Tuesday, August 5, 2008

Recipe Cocktail Shakers from The Napier Co.

In this post I will be talking about Napier's recipe cocktail shakers. I'm starting this off with a little history on the company, so here it is.
The Napier Company was named after its president, James H. Napier, who led the company from 1920 to 1960. But the company's history can be tracked back to 1875 when it was founded as Whitney and Rice in Attleboro, Mass., manufacturing silver products. The firm changed hands and name in 1882 and became Carpenter and Bliss and shortly thereafter, E.A. Bliss and Co., Inc. After rapid expansion in the late 1880s the company moved to Meriden, CT in 1890. After WWI, the firm shifted emphasis from silver products to production of modern jewelry. James Napier became president in 1920 and the company adopted the name Napier - Bliss Co. In 1922, the name was changed to Napier Company.
Like many jewerly companies they got into lines of art objects and other utilitarian objects like cocktail shakers. In the early to mid 1930s they produced several cocktail shakers and other pieces of barware.

The most famous being the Penguin Cocktail Shaker. It was patented in Oct. 1936 and pictured to the right.

Previous to that though was a shaker with a rotating top with recipes. The inventor was Harry A. Werful. The patent was filed for in Feb. 1933 and called it a "Drink Shaker". It shows a recipe for an "Orange Mint".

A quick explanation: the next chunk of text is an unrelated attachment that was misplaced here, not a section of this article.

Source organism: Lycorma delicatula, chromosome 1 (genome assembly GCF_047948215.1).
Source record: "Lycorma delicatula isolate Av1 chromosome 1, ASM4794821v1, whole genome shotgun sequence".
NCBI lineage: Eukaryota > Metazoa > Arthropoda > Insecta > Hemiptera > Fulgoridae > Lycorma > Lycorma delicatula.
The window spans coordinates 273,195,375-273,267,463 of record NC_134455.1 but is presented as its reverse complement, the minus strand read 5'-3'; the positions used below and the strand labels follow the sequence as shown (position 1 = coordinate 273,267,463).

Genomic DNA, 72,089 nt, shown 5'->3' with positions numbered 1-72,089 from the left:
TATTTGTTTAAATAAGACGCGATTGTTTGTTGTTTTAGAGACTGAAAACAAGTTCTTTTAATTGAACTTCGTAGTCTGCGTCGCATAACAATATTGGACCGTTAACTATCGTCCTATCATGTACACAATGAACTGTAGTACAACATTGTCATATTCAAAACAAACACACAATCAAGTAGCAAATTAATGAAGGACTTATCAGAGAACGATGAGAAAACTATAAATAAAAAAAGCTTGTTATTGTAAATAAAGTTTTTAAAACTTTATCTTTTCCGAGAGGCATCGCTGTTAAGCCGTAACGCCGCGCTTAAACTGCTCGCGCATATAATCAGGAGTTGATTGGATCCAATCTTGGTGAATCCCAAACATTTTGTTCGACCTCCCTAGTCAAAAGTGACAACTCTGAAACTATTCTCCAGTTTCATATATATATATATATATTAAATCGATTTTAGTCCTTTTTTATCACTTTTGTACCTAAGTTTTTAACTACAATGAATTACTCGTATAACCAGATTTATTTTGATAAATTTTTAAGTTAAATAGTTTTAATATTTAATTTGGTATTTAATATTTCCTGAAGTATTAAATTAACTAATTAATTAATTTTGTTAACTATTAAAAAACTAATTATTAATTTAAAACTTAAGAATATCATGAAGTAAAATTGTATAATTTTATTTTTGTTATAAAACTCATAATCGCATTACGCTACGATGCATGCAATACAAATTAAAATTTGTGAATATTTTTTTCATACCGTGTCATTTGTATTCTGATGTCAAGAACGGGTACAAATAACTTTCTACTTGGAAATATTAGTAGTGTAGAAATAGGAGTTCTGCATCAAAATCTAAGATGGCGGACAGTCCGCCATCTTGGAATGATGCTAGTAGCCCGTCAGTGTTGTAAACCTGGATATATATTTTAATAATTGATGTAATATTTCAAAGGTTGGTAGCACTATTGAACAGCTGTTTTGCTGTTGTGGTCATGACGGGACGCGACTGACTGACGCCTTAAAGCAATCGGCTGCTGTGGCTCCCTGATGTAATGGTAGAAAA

Orange Mint
1/2 Orange Juice
1/2 Mineral Water
Dash of Mint Essence
Sugar
Why you might ask? I assume that not refering to alcohol or cocktails made the process easier as Prohibition was not repealed until Dec. 1933.

In Sept. 1932 Le Roy H. Fontan applied for the patent for the "Tells-You-How" shaker. He referered to it as a "Drink Mixer or Cocktail Shaker". In Oct. of that year Fredrick W. Rettenmeyer applied for a patent for a "Cocktail Shaker". Niether of these patents were granted until Sept. of 1935.
The Rettenmeyer shaker has some simularities to the "Tells-You-How" but I don't believe it was ever produced.














As you can see Napier was quite busy in the shaker department. This only covers a fragment of Napier's products for the home bar though. There were measuring cups, spoons, ice buckets, and several other styles of cocktail shakers.
So I hope you have enjoyed this brief jaunt into The Napier Co.

1 comment:

iamruthiesue said...

Any history on the little barware items that look like people and animals?